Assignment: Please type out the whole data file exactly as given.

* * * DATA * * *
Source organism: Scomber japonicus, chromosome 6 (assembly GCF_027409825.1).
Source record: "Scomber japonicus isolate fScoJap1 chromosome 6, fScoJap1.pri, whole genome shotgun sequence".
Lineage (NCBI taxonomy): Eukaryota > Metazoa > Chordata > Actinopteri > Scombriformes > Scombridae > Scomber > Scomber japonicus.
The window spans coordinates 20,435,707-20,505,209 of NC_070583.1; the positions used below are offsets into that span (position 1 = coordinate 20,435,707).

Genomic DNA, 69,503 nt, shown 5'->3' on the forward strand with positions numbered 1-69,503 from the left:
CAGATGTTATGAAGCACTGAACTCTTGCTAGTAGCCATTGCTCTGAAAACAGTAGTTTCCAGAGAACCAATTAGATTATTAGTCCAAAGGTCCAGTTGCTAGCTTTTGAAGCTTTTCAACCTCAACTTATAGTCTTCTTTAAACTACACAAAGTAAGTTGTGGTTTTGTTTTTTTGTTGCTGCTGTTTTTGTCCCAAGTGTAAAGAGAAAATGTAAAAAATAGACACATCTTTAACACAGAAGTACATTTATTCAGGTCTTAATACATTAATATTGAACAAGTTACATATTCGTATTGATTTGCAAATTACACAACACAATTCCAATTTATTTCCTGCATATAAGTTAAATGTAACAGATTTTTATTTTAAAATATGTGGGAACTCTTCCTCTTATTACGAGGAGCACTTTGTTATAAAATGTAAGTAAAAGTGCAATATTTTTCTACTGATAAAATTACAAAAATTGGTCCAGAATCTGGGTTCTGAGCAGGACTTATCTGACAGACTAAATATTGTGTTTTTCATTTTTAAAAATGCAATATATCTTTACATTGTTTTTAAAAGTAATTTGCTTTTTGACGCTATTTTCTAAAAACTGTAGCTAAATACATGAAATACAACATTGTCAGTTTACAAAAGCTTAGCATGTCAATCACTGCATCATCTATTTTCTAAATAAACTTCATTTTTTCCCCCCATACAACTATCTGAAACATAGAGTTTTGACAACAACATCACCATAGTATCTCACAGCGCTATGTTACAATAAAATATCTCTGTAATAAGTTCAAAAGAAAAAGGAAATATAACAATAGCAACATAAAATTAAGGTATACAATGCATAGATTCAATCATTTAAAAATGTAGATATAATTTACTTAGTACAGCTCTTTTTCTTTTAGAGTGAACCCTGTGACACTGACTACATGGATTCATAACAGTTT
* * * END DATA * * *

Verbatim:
Source organism: Scomber japonicus, chromosome 6 (assembly GCF_027409825.1).
Source record: "Scomber japonicus isolate fScoJap1 chromosome 6, fScoJap1.pri, whole genome shotgun sequence".
Lineage (NCBI taxonomy): Eukaryota > Metazoa > Chordata > Actinopteri > Scombriformes > Scombridae > Scomber > Scomber japonicus.
The window spans coordinates 20,435,707-20,505,209 of NC_070583.1; the positions used below are offsets into that span (position 1 = coordinate 20,435,707).

Genomic DNA, 69,503 nt, shown 5'->3' on the forward strand with positions numbered 1-69,503 from the left:
CAGATGTTATGAAGCACTGAACTCTTGCTAGTAGCCATTGCTCTGAAAACAGTAGTTTCCAGAGAACCAATTAGATTATTAGTCCAAAGGTCCAGTTGCTAGCTTTTGAAGCTTTTCAACCTCAACTTATAGTCTTCTTTAAACTACACAAAGTAAGTTGTGGTTTTGTTTTTTTGTTGCTGCTGTTTTTGTCCCAAGTGTAAAGAGAAAATGTAAAAAATAGACACATCTTTAACACAGAAGTACATTTATTCAGGTCTTAATACATTAATATTGAACAAGTTACATATTCGTATTGATTTGCAAATTACACAACACAATTCCAATTTATTTCCTGCATATAAGTTAAATGTAACAGATTTTTATTTTAAAATATGTGGGAACTCTTCCTCTTATTACGAGGAGCACTTTGTTATAAAATGTAAGTAAAAGTGCAATATTTTTCTACTGATAAAATTACAAAAATTGGTCCAGAATCTGGGTTCTGAGCAGGACTTATCTGACAGACTAAATATTGTGTTTTTCATTTTTAAAAATGCAATATATCTTTACATTGTTTTTAAAAGTAATTTGCTTTTTGACGCTATTTTCTAAAAACTGTAGCTAAATACATGAAATACAACATTGTCAGTTTACAAAAGCTTAGCATGTCAATCACTGCATCATCTATTTTCTAAATAAACTTCATTTTTTCCCCCCATACAACTATCTGAAACATAGAGTTTTGACAACAACATCACCATAGTATCTCACAGCGCTATGTTACAATAAAATATCTCTGTAATAAGTTCAAAAGAAAAAGGAAATATAACAATAGCAACATAAAATTAAGGTATACAATGCATAGATTCAATCATTTAAAAATGTAGATATAATTTACTTAGTACAGCTCTTTTTCTTTTAGAGTGAACCCTGTGACACTGACTACATGGATTCATAACAGTTT